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Home Industry News Diet during pregnancy ‘can increase child’s diabetes risk’

Diet during pregnancy ‘can increase child’s diabetes risk’

27th May 2011

The diet of a mother during pregnancy can increase her unborn child's risk of developing diabetes later in life, according to a new study.

Researchers from the University of Illinois have conducted animal tests which reveal that a high-fat diet during pregnancy can modify gene expression in the baby's liver, causing them to overproduce glucose and cause insulin resistance at an early stage.

This trend was observed among subjects eating a 45 percent fat-based diet – which is not unusual for human populations in Western countries – while the effect is not dependent on whether the mother herself is obese or diabetic.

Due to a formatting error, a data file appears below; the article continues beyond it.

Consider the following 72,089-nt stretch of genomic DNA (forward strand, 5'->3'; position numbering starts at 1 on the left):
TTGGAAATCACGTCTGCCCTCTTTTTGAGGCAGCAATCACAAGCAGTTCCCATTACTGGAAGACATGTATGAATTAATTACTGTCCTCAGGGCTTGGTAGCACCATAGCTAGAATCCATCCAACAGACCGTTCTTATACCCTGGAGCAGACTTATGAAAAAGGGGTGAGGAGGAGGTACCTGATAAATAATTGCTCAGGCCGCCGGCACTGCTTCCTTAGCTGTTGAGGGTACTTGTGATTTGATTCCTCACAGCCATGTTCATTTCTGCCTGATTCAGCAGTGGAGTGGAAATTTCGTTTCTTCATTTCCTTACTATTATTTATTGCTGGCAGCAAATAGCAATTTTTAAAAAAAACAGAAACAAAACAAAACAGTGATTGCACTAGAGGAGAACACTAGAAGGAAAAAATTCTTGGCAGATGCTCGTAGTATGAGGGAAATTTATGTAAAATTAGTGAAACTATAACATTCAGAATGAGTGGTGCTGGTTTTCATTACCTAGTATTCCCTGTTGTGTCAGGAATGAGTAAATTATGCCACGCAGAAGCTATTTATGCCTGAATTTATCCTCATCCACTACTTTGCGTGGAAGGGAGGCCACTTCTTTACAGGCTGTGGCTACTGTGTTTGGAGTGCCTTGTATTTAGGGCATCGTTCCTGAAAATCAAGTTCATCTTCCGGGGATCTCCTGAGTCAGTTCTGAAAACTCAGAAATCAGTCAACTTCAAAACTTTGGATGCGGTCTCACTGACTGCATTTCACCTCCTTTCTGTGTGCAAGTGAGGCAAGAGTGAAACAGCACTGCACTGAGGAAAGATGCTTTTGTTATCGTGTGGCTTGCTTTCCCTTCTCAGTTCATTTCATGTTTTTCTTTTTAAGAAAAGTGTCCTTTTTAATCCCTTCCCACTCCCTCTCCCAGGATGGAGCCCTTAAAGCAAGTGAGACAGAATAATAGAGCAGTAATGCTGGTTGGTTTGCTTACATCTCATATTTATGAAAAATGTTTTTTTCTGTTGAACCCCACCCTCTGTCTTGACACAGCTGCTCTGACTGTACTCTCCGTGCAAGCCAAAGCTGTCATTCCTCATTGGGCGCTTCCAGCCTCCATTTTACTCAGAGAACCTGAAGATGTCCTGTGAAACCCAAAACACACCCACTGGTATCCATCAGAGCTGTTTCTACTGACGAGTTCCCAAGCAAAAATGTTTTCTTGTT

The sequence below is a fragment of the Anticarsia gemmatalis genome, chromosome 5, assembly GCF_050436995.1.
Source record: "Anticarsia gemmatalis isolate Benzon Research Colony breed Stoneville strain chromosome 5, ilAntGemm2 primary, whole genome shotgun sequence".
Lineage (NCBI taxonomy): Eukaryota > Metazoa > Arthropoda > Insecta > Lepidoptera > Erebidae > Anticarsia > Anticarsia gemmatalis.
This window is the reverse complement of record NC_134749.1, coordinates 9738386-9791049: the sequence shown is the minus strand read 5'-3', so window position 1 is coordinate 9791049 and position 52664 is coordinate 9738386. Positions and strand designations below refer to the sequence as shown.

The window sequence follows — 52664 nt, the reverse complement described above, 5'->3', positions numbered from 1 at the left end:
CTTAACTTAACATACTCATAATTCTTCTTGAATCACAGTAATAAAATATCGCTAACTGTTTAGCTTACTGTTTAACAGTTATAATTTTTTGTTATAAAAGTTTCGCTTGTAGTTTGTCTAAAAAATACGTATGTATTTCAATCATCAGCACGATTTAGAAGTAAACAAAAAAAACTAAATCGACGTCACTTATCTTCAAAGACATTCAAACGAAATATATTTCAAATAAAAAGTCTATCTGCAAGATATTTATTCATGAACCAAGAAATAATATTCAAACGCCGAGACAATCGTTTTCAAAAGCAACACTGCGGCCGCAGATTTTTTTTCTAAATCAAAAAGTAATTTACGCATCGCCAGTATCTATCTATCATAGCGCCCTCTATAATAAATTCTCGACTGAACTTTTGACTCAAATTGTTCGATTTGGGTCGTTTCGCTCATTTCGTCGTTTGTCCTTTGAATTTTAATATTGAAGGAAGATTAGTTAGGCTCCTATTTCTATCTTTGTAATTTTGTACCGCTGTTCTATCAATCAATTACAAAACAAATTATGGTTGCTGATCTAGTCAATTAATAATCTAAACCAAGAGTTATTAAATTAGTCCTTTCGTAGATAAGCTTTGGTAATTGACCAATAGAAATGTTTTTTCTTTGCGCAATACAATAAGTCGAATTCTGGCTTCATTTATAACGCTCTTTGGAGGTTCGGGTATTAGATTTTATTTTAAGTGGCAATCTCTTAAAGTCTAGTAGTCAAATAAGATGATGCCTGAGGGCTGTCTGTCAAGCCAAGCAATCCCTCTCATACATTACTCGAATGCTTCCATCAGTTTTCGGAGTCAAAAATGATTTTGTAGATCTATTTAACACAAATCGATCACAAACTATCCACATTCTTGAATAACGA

The research could be used to guide dietary advice for expectant mothers in future, while diagnostic tests could also be created to screen newborns that possess this elevated diabetes risk.

Yuan-Xiang Pan, a University of Illinois professor of nutrition, said: "We'd like to see if diet after birth could alleviate this problem that was programmed before birth."

Earlier this week, a British Heart Foundation-funded study showed that treating illnesses related to poor diets costs the NHS as much as conditions stemming from smoking and alcohol combined.ADNFCR-8000103-ID-800559992-ADNFCR

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